Is Jogging Healthy for the Heart, or Harmful to It?
WebMD News Archive
Sept. 13, 2000 -- Exercise that raises heart rates clearly lowers the risk of stroke and heart attack. But what about those reports of joggers who die suddenly while trying to do their body good? Danish researchers have shown that joggers who stick with it have a lower risk of death than non-joggers or those who throw in the towel, according to a report in the Sept. 9 issue of the British Medical Journal. Butdoctors do urge caution for joggers who are inactive or overweight or who have heart disease or diabetes.
"Many studies have shown that physical activity has a positive effect on health, but the optimum frequency, intensity, and duration of exercise haven't yet been established," says lead author (and jogger) Peter Schnohr, MD, chief cardiologist of the Copenhagen City Heart Study. "Still, vigorous exercise like jogging is thought to be most beneficial."
Due to the public concern about deaths during jogging, researchers followed over 4,600 Danish men from 20 to 79 years of age for 10 years. Along with their medical and smoking history, participants were polled about jogging.
After accounting for high blood pressure, high cholesterol, and other risk factors for heart disease, death rates were significantly lower among regular joggers than non-joggers or those who fell out of the habit.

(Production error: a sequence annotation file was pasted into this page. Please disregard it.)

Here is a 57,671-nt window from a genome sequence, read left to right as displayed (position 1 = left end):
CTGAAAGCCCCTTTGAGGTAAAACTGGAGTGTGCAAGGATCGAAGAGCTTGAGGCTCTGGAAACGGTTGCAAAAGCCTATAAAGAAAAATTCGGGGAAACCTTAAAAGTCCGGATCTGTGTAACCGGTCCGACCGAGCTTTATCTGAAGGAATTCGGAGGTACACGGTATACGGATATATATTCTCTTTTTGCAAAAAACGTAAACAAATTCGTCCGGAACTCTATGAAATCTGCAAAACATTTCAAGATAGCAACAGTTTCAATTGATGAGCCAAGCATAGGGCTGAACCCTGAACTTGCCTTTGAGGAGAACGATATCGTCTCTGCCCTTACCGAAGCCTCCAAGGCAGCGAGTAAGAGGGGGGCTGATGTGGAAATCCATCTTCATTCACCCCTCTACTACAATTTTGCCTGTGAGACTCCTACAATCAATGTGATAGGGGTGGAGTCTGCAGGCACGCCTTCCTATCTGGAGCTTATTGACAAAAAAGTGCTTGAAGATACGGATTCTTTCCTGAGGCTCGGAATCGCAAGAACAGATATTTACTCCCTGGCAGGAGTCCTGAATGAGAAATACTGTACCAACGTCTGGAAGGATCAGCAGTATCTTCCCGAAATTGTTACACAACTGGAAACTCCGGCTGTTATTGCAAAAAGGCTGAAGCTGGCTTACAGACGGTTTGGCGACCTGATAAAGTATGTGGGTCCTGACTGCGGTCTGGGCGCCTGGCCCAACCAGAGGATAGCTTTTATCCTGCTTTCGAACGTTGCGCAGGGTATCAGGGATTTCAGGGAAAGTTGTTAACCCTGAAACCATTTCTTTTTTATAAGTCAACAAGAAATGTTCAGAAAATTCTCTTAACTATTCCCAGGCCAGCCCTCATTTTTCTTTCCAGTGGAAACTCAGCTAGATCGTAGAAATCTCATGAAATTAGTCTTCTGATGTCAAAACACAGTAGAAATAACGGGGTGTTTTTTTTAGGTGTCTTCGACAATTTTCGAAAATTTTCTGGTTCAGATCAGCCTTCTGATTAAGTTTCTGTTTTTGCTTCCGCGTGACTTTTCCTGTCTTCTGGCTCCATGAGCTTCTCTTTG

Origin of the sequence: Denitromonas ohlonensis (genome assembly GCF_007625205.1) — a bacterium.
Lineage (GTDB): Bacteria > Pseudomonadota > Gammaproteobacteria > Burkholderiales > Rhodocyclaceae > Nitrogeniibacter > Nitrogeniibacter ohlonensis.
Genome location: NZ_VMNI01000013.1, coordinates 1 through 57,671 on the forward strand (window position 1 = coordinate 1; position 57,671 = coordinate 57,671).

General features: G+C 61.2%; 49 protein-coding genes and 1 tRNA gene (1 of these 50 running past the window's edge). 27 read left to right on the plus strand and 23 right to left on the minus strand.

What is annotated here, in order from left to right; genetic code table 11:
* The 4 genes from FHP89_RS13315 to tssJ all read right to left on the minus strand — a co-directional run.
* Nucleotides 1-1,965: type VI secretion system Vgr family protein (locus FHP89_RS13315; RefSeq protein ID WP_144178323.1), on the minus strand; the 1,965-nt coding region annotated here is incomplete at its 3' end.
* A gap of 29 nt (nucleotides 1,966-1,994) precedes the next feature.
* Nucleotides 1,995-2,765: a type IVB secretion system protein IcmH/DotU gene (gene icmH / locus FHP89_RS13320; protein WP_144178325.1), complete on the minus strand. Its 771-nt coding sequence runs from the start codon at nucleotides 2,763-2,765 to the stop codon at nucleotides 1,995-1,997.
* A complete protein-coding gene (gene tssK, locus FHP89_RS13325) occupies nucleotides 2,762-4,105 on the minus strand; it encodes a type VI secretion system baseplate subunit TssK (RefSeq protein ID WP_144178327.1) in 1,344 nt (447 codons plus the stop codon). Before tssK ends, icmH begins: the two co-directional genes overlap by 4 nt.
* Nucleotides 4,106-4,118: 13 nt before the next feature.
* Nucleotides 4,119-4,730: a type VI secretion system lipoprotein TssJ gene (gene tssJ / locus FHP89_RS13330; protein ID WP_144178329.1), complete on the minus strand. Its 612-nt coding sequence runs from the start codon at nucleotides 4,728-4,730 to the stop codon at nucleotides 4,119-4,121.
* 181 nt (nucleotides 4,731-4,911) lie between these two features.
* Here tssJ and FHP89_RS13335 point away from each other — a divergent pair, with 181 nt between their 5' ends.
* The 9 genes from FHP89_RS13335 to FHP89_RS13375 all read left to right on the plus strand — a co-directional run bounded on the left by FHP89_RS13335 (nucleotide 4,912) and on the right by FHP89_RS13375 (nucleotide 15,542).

In fact, the American College of Sports Medicine recommends moderate aerobic exercise for 30-50 minutes three times a week or more. "But that doesn't mean you should cram it all in between Friday and Sunday," says exercise physiologist Jim Hagberg, PhD, a professor of kinesiology at the University of Maryland, in Baltimore. "Because there's not any training adaptation, weekend warriors are putting themselves at risk, especially if they've got high blood pressure."
Even well-trained athletes can run into problems, but it's much rarer. In July, a 38-year-old man died of an irregular heartbeat during Atlanta's Peachtree Road Race, a popular 10 kilometer event. It was later found that he had significant --- but undiagnosed -- heart disease.
"Cases like this tend to stay on our minds, but more people die [this type of death] when resting at home than they do during exercise," says cardiologist and veteran marathon runner Paul Robinson, MD, a 67-year-old associate professor of medicine at Atlanta's Emory University. "For most joggers, the benefit of chronic disease prevention far outweighs any risk of sudden death."
Of course, you should see your doctor before starting an exercise program if you've got heart disease or other risk factors, Robinson tells WebMD. "And even if you're healthy and under the age of 50, it's still a good idea to begin aerobic conditioning with a combination of walking and running. You don't have to monitor your heart rate, but try not to get so winded that you can't at least speak in short sentences."
A great way to build up your wind is with a beginner's schedule for runners, according to clinical athletic trainer Mary Kirkland, the supervisor of rehabilitation training at Florida's Kennedy Space Center. "It also prevents wear and tear on muscles and tendons by slowly converting from walking to running over 14 weeks," she explains. The routine assumes an exercise schedule of four days a week or more and starts out with a 20 minute walk each day. Gradually, more and more walking time is replaced by running until finally, at the 14th week and thereafter, the workout consists of 30 minutes of running each exercise day.